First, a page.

Older blog entries for sye (starting at number 512)

译研精选|梁宗岱诗集《芦笛风》诗选《水调歌头·序曲》(双语版)

译研精选|梁宗岱诗集《芦笛风》诗选《水调歌头·序曲》(双语版)


http://mp.weixin.qq.com/s/0f-xpPXsPBZRMI5w9froPQ

syndicated from nuniabiz.blogspot.com

Syndicated 2017-02-19 02:40:00 (Updated 2017-03-08 16:03:17) from badvogato

Bruno Schulz J.M.库切:布鲁诺·舒尔茨(黄灿然 译) 2017-02-08 J. M.Coetzee黄灿然小站 
 
 布鲁诺·舒尔茨最早的一个童年回忆,是他小时候坐在地板上,在一张张旧报纸上涂抹一幅幅“画”,围观的家人啧啧称奇。在创造的狂喜中,这孩子仍活在“天才时代”,仍能自然而然地进入神话的王国。或者说,是长大后的舒E 5��茨这样觉得;他成熟时期所有的奋斗都将是为了重新接触他早年的力量,都将是为了“成熟为童年”。① 
 ① 布鲁诺·舒尔茨致安杰伊·普莱什涅维奇信,引自切斯瓦夫·Z·普罗科普奇克编《布鲁诺·舒尔茨:新文件与解释》(纽约:彼得·朗出版社�¼8 C1999),第101页。──原注 
 这些奋斗将产生两类作品:蚀刻画和素描画,如果不是因为它们的作者以其他手段成名,它们大概不会引起多大兴趣;以及两本小书,它们是关�

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Syndicated 2017-02-08 16:34:00 (Updated 2017-03-08 16:03:36) from badvogato

Conversation Galante

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Syndicated 2017-02-07 13:33:00 (Updated 2017-02-07 13:33:17) from badvogato

老舍 齐白石 蛙声十里出山泉

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Syndicated 2017-01-18 14:12:00 (Updated 2017-01-18 14:18:12) from badvogato

15 Jan 2017 (updated 7 Feb 2017 at 14:07 UTC) »

Draft on translating 'Ash Wednesday'

《聖灰星期三》- 叶澍苍 释译

因为我不再乞求变卦
因为我不乞求
因为我不乞求变卦
渴望拥有此人的天才和彼人的天赋
我不再努力不再费心于這些琐事
(为何老鷹必然想要展開翅膀?)
為什麼我必需哀悼
人权,人命与人性的自然完了?
因为我不再乞望我能洞解
浩渺的历史时流
因为我无心思考
因为我知道我永远无法领悟
唯一的千变万化的神通
因为我无能化源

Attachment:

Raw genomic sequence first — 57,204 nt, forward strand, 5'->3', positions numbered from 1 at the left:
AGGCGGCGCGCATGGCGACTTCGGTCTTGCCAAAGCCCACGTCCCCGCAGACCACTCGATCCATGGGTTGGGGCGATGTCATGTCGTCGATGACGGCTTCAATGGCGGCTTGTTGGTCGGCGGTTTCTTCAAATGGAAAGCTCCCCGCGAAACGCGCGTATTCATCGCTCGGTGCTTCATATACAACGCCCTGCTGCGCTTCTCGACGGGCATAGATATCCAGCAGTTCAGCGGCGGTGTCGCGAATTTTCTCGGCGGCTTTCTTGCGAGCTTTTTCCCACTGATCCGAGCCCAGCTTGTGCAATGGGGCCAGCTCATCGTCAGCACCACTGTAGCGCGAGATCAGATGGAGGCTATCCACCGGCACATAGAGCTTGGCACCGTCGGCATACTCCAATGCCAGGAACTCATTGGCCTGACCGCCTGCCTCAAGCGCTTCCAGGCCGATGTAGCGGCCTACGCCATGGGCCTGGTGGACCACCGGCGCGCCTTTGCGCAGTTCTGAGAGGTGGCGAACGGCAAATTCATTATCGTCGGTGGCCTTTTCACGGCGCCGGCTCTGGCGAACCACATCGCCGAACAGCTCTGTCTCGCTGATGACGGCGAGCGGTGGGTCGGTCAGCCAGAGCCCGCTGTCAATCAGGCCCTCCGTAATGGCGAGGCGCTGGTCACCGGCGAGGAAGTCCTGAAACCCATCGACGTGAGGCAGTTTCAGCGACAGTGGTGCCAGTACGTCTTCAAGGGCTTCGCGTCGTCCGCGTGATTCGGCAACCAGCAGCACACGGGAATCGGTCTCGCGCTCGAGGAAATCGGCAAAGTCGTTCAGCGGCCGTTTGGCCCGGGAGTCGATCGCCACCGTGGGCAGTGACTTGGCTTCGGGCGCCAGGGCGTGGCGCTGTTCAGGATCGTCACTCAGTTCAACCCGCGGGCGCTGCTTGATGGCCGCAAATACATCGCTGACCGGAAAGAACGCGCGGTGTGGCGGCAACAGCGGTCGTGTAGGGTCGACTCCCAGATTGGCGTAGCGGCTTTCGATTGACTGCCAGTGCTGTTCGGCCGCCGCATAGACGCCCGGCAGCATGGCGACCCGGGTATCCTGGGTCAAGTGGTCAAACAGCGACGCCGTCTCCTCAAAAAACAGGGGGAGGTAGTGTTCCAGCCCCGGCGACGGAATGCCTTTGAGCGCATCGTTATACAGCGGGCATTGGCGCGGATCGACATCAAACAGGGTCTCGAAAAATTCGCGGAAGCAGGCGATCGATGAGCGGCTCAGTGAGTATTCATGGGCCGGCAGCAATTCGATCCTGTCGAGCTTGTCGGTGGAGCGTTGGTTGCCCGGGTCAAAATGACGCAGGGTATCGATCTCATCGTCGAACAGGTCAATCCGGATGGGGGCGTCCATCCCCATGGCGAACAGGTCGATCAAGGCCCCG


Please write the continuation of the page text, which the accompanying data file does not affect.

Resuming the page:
在彼岸,树木开花,春泉叮咚,
在彼岸,万事不复,万物皆空。

因为我知道时空永远是时空
故土终归只是故土
事故若为真,必仅有一回
也尽在一方
我开心于千事依旧万物自然
我不求红脸的关公
也不怕黑脸的张飞
因为我不再乐意改造我的本性
自然而然我欣喜若狂,尽心尽意标新立异
神游于我的世外桃源,怡然自乐无穷稚趣。

我只求菩萨勒令道长多存怜悯之心
只求我能够忘却或超脱
千情百酬中的自相矛盾
因为我不肯回首
且让我的言语答应
好事多磨,何苦无事生非,
但愿裁决之甲不得以压抑我等俗人。

原来此翼已不再是比翼双飞之翼
而仅仅是落魄的苟延残喘
空气稀薄又干燥
比意念还要渺小
我们由此领悟到
无所不在的关怀
无念的屏息静坐。

请为我等罪人祈禱, 
此刻及死神降临之时
请为我祈祷,
此刻及临终之际。
syndicated from nuniabiz.blogspot.com

Syndicated 2017-01-15 22:17:00 (Updated 2017-02-07 13:35:56) from badvogato

John Masefield: On Reading "Bridge to Heaven" (1942)

On Reading The Bridge of Heaven  《天桥》written by 熊式一

by John Masefield Oct. 15th, 1942

To Ta Tung, as a boy,
This hope gave gentle joy,
To plant, in some green close,
A plum-tree or white rose,

That, so, in Spring or June
The lamp of the full Moon
Might show to Man the flower
White, in its whitest hour,

That, those who came to seek,
Would whisper: "Will she speak
This Wonder? Will she bless
Our woes to nothingness?
Will she descend the green
Sweet sprays, and be our Queen?
Our Saviour Queen? O, still ...
She moves... She will."

Then, growing-up, be found
No garden-close, no ground,
In all wide China's space
To be a planting-place.
Instead, an iron will
To learn to kill, and kill
The tangle of the weeds
That thwart men's needs.

Thus is Man's youth today,
An April without May,
A May without a June,
Night without Moon.
But Hope from thwarted lives
In unquenched beauty strives
Slowly its glimmer breaks
The darkness of mistakes.
So many million flames